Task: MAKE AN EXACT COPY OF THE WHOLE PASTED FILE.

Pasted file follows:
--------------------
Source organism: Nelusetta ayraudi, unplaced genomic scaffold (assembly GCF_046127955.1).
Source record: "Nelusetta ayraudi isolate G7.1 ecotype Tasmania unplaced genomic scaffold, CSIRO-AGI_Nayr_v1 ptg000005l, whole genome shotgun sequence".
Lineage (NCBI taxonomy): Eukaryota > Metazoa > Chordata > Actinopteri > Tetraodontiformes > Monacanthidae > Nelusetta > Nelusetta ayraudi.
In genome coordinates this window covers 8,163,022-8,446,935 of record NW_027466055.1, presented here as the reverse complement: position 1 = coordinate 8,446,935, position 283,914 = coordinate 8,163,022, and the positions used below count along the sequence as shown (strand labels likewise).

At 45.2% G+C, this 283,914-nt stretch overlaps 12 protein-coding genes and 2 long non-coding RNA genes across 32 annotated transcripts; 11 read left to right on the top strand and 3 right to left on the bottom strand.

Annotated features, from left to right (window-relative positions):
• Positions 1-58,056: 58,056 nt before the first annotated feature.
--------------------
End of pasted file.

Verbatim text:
Source organism: Nelusetta ayraudi, unplaced genomic scaffold (assembly GCF_046127955.1).
Source record: "Nelusetta ayraudi isolate G7.1 ecotype Tasmania unplaced genomic scaffold, CSIRO-AGI_Nayr_v1 ptg000005l, whole genome shotgun sequence".
Lineage (NCBI taxonomy): Eukaryota > Metazoa > Chordata > Actinopteri > Tetraodontiformes > Monacanthidae > Nelusetta > Nelusetta ayraudi.
In genome coordinates this window covers 8,163,022-8,446,935 of record NW_027466055.1, presented here as the reverse complement: position 1 = coordinate 8,446,935, position 283,914 = coordinate 8,163,022, and the positions used below count along the sequence as shown (strand labels likewise).

At 45.2% G+C, this 283,914-nt stretch overlaps 12 protein-coding genes and 2 long non-coding RNA genes across 32 annotated transcripts; 11 read left to right on the top strand and 3 right to left on the bottom strand.

Annotated features, from left to right (window-relative positions):
• Positions 1-58,056: 58,056 nt before the first annotated feature.